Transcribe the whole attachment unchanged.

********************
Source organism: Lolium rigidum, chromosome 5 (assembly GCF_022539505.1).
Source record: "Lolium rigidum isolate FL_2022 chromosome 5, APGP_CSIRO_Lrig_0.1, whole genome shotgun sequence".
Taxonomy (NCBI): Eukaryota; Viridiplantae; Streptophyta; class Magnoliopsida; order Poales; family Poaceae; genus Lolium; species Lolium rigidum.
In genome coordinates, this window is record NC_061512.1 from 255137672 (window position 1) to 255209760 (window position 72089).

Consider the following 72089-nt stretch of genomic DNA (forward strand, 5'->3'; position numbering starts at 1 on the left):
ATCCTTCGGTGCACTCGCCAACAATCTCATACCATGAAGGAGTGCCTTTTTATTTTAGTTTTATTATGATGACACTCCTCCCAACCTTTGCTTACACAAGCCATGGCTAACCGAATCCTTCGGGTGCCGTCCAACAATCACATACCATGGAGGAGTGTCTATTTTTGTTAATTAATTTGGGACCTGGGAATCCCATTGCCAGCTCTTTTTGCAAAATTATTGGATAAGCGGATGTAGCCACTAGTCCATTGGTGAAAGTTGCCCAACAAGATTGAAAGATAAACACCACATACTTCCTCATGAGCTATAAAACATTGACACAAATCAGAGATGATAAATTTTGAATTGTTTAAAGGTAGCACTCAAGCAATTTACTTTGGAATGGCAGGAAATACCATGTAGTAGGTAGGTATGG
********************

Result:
Source organism: Lolium rigidum, chromosome 5 (assembly GCF_022539505.1).
Source record: "Lolium rigidum isolate FL_2022 chromosome 5, APGP_CSIRO_Lrig_0.1, whole genome shotgun sequence".
Taxonomy (NCBI): Eukaryota; Viridiplantae; Streptophyta; class Magnoliopsida; order Poales; family Poaceae; genus Lolium; species Lolium rigidum.
In genome coordinates, this window is record NC_061512.1 from 255137672 (window position 1) to 255209760 (window position 72089).

Consider the following 72089-nt stretch of genomic DNA (forward strand, 5'->3'; position numbering starts at 1 on the left):
ATCCTTCGGTGCACTCGCCAACAATCTCATACCATGAAGGAGTGCCTTTTTATTTTAGTTTTATTATGATGACACTCCTCCCAACCTTTGCTTACACAAGCCATGGCTAACCGAATCCTTCGGGTGCCGTCCAACAATCACATACCATGGAGGAGTGTCTATTTTTGTTAATTAATTTGGGACCTGGGAATCCCATTGCCAGCTCTTTTTGCAAAATTATTGGATAAGCGGATGTAGCCACTAGTCCATTGGTGAAAGTTGCCCAACAAGATTGAAAGATAAACACCACATACTTCCTCATGAGCTATAAAACATTGACACAAATCAGAGATGATAAATTTTGAATTGTTTAAAGGTAGCACTCAAGCAATTTACTTTGGAATGGCAGGAAATACCATGTAGTAGGTAGGTATGG